The Mariel Exodus

by Don Meyer, Ph.D. | Jul 03, 2010

"We on this continent should never forget that men first crossed the Atlantic not to find soil for their ploughs but to secure liberty for their souls."
Robert J. McCracken

For those of us who were born in the United States, we can have a tendency to take our freedom for granted. We travel with ease between states. The only documents we need are a driver's license and perhaps proof of car registration and insurance. Unless we are doing something illegal, we really have very little to fear from law enforcement officials. 

Life is not like that in many other places. I will always remember the military check points in Nigeria where they checked all of our papers every 20 miles or so. The stern manner of the soldiers with their automatic rifles put everyone on edge. I never knew if they were there to help us or harm us. 

I also remember Checkpoint Charlie, that famous border crossing point between East Berlin and West Berlin before the wall came down. The way the East German soldiers walked on the bus taking our passports and checking every nook and cranny for possible stowaways was enough to freeze the blood of any American traveling abroad. We could only imagine what would happen if even the smallest thing would go wrong. 

But we just don't live like that here. And for those of us who grew up in "the land of the free and the home of the brave" we don't always appreciate what some people go through to experience our freedom. 

Rodolfo Licea was only 19 years old when he was arrested and imprisoned as a political prisoner for speaking up against Castro and his leadership of the Cuban people. He spent the next few years incarcerated and after getting out of prison, his life was hard. 

Mark-Anthony, Rodolfo Licea's son, says his father couldn't find or maintain a job. As soon as he found work, the authorities discovered his criminal record. He was harassed constantly and law enforcement followed him everywhere. 

This terrorization eventually caused him on Christmas Eve after his incarceration to try to take his life by driving a long cooking knife into his belly and pulling it upward like the "honorable suicide" that the Japanese were known for during times of war. 

Yet, in spite of these adversities, Rodolfo Licea survived. In the spring of 1980 he qualified to depart Cuba through the Mariel Boat-Lift. With the hope of freedom and a better life he made the most difficult decision to leave his family behind and go to America. 

On May 10, 1980, a day after his 27th birthday, he trekked from eastern Cuba to Havana on the western part of the island. Four days later in a boat with a capacity of seven, he and thirteen others set sail for the land of opportunity. The over-packed motor boat experienced complications fighting the wind and waves of the Caribbean Sea. The motor broke at night fall and with every wave the risk of capsizing was imminent.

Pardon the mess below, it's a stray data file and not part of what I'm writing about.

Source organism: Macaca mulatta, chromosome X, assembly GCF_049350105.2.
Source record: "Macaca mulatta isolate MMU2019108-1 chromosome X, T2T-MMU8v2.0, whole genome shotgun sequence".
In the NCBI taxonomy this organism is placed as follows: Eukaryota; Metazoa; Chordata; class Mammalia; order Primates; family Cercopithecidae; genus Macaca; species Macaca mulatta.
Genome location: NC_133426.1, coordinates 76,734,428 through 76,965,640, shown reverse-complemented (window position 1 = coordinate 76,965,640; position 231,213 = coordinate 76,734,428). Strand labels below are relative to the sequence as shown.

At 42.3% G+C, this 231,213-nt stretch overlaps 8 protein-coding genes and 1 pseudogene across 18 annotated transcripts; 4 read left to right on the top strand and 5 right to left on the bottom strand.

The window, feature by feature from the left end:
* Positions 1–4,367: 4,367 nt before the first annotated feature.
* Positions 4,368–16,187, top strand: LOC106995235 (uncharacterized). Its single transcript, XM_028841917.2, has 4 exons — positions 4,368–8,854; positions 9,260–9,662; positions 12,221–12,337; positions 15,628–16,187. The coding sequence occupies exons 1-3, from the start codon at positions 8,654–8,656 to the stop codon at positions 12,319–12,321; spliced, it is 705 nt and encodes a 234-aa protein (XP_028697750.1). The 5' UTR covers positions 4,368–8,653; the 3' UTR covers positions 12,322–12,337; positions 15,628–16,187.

After a very long and life-threatening night, at daybreak the U.S. Coastguard rescued them and brought them safely to America. From that humble beginning, Rodolfo Licea went on to become a U.S. citizen, earn a college degree and work for nearly two decades as a Federal Government Auditor. When he stepped on American soil he knew no one; he had nothing; and he knew not one word of English. 

The story of the Mariel Exodus can be found in the Miami-Herald (April 17, 2010) where it describes the harrowing story of more than 125,000 Cubans who left from Mariel, Cuba, over a six month period. Those Mariel refugees went on to be perhaps the fastest immigrants to integrate economically of any immigrant group in U.S. history. 

In 2009, Rodolfo Licea's son, Chris, and in 2010, Mark-Anthony, his other son, graduated from Valley Forge Christian College. Their entire family gives God the credit for bringing them to the U.S. and for blessing them beyond measure. 

When I shook the hands of these two outstanding sons of Rodolfo Licea, I realized again why Moshe Dayan said, "Freedom is the oxygen of the soul." 

God bless America. 

Think about it.

Dr. Don Meyer is President of 
Valley Forge Christian College, Phoenixville, PA 
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